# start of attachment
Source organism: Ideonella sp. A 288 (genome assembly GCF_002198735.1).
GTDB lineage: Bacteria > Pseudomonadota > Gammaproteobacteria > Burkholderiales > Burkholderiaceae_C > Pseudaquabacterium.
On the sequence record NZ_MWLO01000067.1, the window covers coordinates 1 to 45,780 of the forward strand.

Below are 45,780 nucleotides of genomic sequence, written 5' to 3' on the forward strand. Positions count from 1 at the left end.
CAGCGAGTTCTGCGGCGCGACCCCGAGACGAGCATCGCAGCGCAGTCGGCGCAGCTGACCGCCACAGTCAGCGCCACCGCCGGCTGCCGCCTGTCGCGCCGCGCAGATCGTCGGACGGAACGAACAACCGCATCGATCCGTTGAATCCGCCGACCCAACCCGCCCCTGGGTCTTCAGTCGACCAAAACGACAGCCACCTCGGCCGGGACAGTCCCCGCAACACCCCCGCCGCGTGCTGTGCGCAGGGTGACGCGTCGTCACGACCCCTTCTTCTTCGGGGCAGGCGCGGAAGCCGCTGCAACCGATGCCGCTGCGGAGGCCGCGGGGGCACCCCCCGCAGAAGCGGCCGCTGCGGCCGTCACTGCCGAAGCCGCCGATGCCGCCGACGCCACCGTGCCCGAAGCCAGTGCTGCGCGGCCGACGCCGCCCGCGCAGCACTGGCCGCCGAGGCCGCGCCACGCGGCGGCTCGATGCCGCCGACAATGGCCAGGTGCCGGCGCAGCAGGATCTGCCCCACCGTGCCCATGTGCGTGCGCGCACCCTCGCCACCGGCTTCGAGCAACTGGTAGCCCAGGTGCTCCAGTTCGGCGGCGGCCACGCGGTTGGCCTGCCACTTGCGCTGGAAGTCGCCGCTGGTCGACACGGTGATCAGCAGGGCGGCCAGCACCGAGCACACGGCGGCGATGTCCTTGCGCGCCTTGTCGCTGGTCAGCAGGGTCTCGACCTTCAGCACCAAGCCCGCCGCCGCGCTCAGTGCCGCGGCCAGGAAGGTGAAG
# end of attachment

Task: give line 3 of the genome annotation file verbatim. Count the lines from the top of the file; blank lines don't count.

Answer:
On the sequence record NZ_MWLO01000067.1, the window covers coordinates 1 to 45,780 of the forward strand.